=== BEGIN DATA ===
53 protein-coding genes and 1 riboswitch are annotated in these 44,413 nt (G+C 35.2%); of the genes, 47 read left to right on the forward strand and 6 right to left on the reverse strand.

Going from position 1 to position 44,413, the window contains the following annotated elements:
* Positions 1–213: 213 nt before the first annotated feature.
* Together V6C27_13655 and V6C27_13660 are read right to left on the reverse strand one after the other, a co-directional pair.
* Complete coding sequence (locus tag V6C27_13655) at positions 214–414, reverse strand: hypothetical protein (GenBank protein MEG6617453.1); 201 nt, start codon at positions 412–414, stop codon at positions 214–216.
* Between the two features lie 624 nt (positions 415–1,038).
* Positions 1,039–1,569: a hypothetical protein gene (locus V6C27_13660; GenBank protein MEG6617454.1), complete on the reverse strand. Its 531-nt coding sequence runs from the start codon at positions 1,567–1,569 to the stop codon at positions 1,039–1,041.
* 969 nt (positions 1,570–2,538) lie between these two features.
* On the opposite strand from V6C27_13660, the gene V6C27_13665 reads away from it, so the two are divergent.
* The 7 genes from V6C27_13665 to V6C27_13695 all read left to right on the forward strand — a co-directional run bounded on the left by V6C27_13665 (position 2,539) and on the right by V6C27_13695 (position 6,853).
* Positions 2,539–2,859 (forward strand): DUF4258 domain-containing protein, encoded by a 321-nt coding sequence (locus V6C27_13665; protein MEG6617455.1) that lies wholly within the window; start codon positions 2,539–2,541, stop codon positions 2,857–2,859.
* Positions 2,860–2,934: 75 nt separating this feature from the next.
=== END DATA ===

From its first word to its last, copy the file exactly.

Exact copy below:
53 protein-coding genes and 1 riboswitch are annotated in these 44,413 nt (G+C 35.2%); of the genes, 47 read left to right on the forward strand and 6 right to left on the reverse strand.

Going from position 1 to position 44,413, the window contains the following annotated elements:
* Positions 1–213: 213 nt before the first annotated feature.
* Together V6C27_13655 and V6C27_13660 are read right to left on the reverse strand one after the other, a co-directional pair.
* Complete coding sequence (locus tag V6C27_13655) at positions 214–414, reverse strand: hypothetical protein (GenBank protein MEG6617453.1); 201 nt, start codon at positions 412–414, stop codon at positions 214–216.
* Between the two features lie 624 nt (positions 415–1,038).
* Positions 1,039–1,569: a hypothetical protein gene (locus V6C27_13660; GenBank protein MEG6617454.1), complete on the reverse strand. Its 531-nt coding sequence runs from the start codon at positions 1,567–1,569 to the stop codon at positions 1,039–1,041.
* 969 nt (positions 1,570–2,538) lie between these two features.
* On the opposite strand from V6C27_13660, the gene V6C27_13665 reads away from it, so the two are divergent.
* The 7 genes from V6C27_13665 to V6C27_13695 all read left to right on the forward strand — a co-directional run bounded on the left by V6C27_13665 (position 2,539) and on the right by V6C27_13695 (position 6,853).
* Positions 2,539–2,859 (forward strand): DUF4258 domain-containing protein, encoded by a 321-nt coding sequence (locus V6C27_13665; protein MEG6617455.1) that lies wholly within the window; start codon positions 2,539–2,541, stop codon positions 2,857–2,859.
* Positions 2,860–2,934: 75 nt separating this feature from the next.